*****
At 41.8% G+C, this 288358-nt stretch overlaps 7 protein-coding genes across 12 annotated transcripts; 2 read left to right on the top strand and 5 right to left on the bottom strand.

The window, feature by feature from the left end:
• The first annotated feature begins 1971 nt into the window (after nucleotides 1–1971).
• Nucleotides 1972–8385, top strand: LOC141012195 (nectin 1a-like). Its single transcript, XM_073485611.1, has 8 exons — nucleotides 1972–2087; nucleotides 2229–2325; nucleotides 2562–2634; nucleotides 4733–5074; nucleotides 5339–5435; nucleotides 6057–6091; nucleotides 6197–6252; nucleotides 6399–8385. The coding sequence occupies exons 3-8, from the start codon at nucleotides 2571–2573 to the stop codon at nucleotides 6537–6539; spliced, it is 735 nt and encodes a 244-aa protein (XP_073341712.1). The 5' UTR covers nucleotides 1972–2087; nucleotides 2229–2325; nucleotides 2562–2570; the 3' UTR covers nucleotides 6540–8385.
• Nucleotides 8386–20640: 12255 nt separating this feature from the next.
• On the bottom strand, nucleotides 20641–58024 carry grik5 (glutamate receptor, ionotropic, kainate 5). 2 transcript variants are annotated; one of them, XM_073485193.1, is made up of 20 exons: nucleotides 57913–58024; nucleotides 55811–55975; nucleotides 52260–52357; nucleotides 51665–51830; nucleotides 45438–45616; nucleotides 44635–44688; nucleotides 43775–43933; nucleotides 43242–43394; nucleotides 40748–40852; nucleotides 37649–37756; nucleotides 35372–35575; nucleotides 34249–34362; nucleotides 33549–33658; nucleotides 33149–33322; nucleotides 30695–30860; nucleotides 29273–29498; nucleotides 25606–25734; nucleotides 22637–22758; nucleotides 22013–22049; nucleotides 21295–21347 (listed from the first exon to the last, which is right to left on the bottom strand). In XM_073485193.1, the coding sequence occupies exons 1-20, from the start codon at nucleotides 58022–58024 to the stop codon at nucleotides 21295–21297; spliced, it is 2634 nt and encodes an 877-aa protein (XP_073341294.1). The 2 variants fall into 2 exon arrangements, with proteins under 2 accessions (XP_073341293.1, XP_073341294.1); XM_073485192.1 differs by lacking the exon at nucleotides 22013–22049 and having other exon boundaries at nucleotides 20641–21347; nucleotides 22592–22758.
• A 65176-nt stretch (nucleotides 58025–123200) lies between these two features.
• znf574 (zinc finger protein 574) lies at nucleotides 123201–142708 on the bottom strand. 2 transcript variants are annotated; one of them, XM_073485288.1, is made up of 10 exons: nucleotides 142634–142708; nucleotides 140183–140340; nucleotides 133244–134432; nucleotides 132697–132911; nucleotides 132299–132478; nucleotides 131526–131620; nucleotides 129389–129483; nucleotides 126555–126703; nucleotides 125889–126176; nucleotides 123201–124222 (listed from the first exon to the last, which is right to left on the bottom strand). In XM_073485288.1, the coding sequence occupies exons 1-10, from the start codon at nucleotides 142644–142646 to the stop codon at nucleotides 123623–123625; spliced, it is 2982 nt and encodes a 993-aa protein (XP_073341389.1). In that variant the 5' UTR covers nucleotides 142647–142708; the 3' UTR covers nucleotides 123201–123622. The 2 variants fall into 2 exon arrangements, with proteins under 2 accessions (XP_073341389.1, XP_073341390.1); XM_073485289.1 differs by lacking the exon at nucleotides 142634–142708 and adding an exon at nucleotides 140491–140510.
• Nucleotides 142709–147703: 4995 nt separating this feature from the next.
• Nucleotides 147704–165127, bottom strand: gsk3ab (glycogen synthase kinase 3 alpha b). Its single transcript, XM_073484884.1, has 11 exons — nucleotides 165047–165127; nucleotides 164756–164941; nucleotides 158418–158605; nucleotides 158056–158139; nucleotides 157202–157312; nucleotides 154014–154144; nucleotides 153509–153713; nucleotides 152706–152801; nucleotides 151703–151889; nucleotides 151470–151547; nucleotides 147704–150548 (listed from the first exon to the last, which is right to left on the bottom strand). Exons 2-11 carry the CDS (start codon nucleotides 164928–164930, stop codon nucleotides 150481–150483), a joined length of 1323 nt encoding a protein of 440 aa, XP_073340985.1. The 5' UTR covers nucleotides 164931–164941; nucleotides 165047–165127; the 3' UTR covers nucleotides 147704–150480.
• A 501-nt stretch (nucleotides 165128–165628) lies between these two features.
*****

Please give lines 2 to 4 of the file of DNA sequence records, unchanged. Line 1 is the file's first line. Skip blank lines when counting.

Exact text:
The window, feature by feature from the left end:
• The first annotated feature begins 1971 nt into the window (after nucleotides 1–1971).
• Nucleotides 1972–8385, top strand: LOC141012195 (nectin 1a-like). Its single transcript, XM_073485611.1, has 8 exons — nucleotides 1972–2087; nucleotides 2229–2325; nucleotides 2562–2634; nucleotides 4733–5074; nucleotides 5339–5435; nucleotides 6057–6091; nucleotides 6197–6252; nucleotides 6399–8385. The coding sequence occupies exons 3-8, from the start codon at nucleotides 2571–2573 to the stop codon at nucleotides 6537–6539; spliced, it is 735 nt and encodes a 244-aa protein (XP_073341712.1). The 5' UTR covers nucleotides 1972–2087; nucleotides 2229–2325; nucleotides 2562–2570; the 3' UTR covers nucleotides 6540–8385.